Posted on Aug.16, 2010, under Michigan

Barn Painting

(Olympus OM-4, Ecktachrome, exposure unrecorded)

Years ago, in the late 60’s and early 70’s, an artist by the name of Doug Tyler painted several barns in Southeastern Michigan. His work included the Mona Lisa, Eisan’s ‘Standing Woman’, John Copley’s ‘Paul Revere’ and the one you see above, ‘Castiglione’ by Raphael. This barn, which unfortunately no longer exists, was located on US-23 north of Ann Arbor, Michigan. I used to see this barn, and the Paul Revere barn which was on the other side of the highway, on a regular basis as I drove US-23 between my hometown of Saginaw and Ann Arbor to attend college.

Several years ago I took my camera and took some shots of this barn. The image had been getting more and more weathered and the barn wasn’t looking too good either. I figured I better take the picture before the image and/or the barn was gone. A couple of years ago I was driving in the area and noticed that the barn had been replaced. No more ‘Castiglione’. Across the highway the ‘Paul Revere’ barn was also either gone or had been repainted.

The image above was taken with an Olympus OM-4 and shot on Kodak Ecktachome. I used a scanner to scan the slide and did some work in Photoshop and added some tonemapping in Photomatix to get the look you see above. The original image, scanned from the 35mm slide is below:

Barn Painting - Original

By way of comparison, the original work by Raphael can be seen here

Copyright © 2010 James W. Howe – All rights reserved.

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  • I like this. The post-processing works well on the barn itself.
  • Sammy Lorenz says:
    I spent 30 years in Michigan and was always happy to drive along U.S.23 in that area near Hartland, MI and look at the paintings done by Doug Tyler “Ziggy Grabowski” on various barns. I took pictures of many of the paintings and now I am glad that I did because I can still look at the barns in my photos and continue to enjoy the artwork even though now many of these art treasures have disappeared through the years due to the buildings being torn down or having been destroyed by fire. I have often wondered what happened to the artist “Ziggy” and I did a little research about some of the barns at the library in Hartland. Back during the years when I lived in Michigan, most of the paintings were still in fairly good condition and were a photographer’s delight. It is sad that time marches on and sometimes takes lovely things like the artwork on the barns along with it.
    • James Howe says:
      Thank you very much for your comment. It is sad that these barns are either gone or repainted. I remember reading that the artist always viewed these as temporary but I still think something is missing now that they are gone.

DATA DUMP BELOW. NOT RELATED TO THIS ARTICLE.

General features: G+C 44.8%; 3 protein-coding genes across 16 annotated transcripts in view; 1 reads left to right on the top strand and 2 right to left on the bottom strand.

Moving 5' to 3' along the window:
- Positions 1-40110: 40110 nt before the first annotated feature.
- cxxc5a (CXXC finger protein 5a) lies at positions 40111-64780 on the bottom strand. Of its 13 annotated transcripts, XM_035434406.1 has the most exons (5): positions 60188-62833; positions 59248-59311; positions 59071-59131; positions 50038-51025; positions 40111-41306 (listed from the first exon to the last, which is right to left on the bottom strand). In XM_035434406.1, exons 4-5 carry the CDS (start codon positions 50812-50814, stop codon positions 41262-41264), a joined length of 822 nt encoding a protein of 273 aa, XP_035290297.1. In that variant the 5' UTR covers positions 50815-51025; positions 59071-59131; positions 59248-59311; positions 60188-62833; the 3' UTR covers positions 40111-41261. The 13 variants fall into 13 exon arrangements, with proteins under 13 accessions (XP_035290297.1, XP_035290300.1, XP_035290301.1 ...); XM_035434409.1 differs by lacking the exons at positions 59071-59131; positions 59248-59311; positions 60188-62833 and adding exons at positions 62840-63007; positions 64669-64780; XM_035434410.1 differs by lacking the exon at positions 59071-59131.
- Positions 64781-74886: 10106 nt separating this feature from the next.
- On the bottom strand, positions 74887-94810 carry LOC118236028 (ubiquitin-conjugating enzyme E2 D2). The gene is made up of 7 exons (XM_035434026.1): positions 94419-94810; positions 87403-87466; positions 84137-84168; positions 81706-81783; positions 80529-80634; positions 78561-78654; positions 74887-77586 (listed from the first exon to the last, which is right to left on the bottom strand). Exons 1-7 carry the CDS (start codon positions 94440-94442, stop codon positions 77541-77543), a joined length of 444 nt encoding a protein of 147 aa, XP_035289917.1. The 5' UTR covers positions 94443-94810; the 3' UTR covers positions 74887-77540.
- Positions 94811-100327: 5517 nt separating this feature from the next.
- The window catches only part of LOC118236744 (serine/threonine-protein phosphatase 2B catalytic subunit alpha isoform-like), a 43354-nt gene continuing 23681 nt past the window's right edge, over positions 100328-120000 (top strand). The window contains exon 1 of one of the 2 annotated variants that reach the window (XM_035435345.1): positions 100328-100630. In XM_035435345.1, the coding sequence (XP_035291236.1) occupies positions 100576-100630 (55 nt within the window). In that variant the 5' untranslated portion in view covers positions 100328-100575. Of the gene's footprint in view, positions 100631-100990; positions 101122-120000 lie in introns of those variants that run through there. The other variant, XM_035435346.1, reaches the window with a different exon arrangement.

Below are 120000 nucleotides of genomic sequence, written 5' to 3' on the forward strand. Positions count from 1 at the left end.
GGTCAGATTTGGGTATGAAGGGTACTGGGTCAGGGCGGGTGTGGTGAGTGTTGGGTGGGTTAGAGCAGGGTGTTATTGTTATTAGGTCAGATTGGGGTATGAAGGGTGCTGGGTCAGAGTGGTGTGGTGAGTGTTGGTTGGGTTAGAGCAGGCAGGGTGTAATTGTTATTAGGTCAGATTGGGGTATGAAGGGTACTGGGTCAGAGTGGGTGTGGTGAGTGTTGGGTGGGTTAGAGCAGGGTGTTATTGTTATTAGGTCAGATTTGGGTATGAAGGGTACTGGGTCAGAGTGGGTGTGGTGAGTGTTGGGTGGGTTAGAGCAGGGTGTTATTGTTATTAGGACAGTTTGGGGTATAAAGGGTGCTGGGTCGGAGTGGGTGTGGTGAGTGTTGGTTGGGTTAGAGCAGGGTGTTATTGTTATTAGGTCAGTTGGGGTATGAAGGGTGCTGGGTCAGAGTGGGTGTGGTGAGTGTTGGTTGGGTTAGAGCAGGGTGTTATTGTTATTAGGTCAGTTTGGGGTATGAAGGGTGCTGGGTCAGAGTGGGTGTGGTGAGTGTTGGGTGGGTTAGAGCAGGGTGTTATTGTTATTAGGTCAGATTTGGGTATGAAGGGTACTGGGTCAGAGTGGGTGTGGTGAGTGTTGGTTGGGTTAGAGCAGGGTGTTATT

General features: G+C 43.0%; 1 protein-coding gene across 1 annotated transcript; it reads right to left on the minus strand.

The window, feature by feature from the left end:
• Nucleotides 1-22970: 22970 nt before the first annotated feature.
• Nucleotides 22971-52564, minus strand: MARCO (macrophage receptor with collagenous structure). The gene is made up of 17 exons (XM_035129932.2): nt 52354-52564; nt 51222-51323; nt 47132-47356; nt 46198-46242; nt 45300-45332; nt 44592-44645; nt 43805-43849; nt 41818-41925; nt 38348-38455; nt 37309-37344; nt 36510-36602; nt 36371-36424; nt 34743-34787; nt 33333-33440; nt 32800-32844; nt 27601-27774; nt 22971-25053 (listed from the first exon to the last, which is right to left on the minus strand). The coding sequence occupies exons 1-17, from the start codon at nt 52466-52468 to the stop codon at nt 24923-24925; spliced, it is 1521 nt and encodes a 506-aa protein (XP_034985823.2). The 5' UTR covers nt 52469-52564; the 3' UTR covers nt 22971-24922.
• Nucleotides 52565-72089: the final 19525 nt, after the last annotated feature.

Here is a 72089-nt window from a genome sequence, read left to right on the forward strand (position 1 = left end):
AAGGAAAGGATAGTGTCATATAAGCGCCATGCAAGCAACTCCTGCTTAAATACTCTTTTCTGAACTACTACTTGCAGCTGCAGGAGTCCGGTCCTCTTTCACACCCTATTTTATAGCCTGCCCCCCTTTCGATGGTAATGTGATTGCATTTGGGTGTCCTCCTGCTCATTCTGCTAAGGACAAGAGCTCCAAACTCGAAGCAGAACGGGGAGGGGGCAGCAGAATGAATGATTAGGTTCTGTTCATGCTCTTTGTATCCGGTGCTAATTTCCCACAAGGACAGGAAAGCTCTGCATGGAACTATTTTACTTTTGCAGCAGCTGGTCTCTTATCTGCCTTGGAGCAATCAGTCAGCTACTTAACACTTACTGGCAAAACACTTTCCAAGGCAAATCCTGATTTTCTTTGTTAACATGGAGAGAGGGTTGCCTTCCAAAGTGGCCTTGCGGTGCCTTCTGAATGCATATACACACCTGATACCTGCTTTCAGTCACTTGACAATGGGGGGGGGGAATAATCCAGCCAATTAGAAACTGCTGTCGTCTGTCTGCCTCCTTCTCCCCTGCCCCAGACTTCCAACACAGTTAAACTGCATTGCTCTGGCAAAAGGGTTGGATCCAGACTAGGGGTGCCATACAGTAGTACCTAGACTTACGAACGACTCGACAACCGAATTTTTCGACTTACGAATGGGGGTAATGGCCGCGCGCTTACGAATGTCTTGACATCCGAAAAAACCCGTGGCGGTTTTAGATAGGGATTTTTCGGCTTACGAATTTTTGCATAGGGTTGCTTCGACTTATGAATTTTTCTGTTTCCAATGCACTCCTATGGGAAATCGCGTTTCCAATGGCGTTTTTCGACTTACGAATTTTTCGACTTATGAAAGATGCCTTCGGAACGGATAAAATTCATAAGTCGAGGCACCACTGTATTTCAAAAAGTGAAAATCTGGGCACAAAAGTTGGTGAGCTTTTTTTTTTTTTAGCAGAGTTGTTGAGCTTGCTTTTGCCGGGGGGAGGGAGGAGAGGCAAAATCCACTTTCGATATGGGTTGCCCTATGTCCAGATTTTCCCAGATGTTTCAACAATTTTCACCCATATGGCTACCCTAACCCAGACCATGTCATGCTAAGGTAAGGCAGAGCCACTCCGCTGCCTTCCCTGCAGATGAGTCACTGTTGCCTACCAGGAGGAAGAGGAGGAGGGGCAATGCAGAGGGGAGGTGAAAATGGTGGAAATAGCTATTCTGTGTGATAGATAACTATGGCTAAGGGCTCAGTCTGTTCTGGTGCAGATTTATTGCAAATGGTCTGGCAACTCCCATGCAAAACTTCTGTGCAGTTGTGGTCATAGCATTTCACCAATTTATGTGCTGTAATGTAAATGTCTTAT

• Tiffany Wakeman says:
    Good Afternoon, The barn you had photographed here was my grandfathers and I would like to get a digital copy of it to make a Christmas gift for my dad. Is this something you could help me with.
  • Sal says:
    I have always loved Mr Tyler work he did here in Michigan on these barns. It always immediately invoked conversation with everybody in the car about them, The whole concept of creating art on anything to bring it to everybody’s for front and presence of mind what a wonderful idea ! We really should try to revitalize this vision and re-create this across our country
    The joy of seeing these barns always put a smile on my face
    I Believe we need to do this for a future generations so they too can see the importance of art in our every day life
  • Cindi says:
    Remember all barns along Haggerty Road, through West Bloomfield Township.
    It’s very sad to see barns gone and no preservation of history made whatsoever. Including art in which was painted and the Barns, and preservation of barn owls which need Barns! I just wonder is there anyone caring about these things?
    • ricarda schmalzried says:
      I purchased the property with the “Mona Lisa Barn” back in 1995. I had West Bloomfield look into preserving it but because the roof hadn’t been maintained by the previous owner…. it was beyond repair. The interior rotted over the years and structurally it wasn’t sound. I did manage to get a 2nd and 3rd opinion from my own experts and they agreed. In addition, because barnwood from the sides of the barn had been removed/stolen…it weakened the structure and 3 months after I bought the property…the barn collasped. Apparently barnwood was popular back then and people were pilfering any barns they could. I caught them a number of times so I hired a crew and took everything I could salvage and stored it in my barn/shed for safe keeping. Over the years I incorporated quite a bit of the barnwood in my home decor. I turned a mud room into an “Herb” room and lined the walls and ceiling in “her” barnwood. I have dedicated my entire family room to memorabilia from the Mona Lisa Barn. So in essence….I’ve kept her memory alive!

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